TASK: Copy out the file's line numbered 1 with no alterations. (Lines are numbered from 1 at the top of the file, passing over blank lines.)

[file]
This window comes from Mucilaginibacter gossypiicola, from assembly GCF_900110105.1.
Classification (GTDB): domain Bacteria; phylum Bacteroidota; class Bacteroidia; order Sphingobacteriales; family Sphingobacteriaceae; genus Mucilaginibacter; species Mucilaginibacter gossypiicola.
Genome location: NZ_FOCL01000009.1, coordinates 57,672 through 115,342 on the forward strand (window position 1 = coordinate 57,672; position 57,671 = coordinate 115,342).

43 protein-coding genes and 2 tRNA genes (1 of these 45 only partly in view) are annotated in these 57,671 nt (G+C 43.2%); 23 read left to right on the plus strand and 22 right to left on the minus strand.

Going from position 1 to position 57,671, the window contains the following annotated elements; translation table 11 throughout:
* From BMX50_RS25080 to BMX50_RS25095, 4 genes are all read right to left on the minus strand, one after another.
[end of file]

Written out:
This window comes from Mucilaginibacter gossypiicola, from assembly GCF_900110105.1.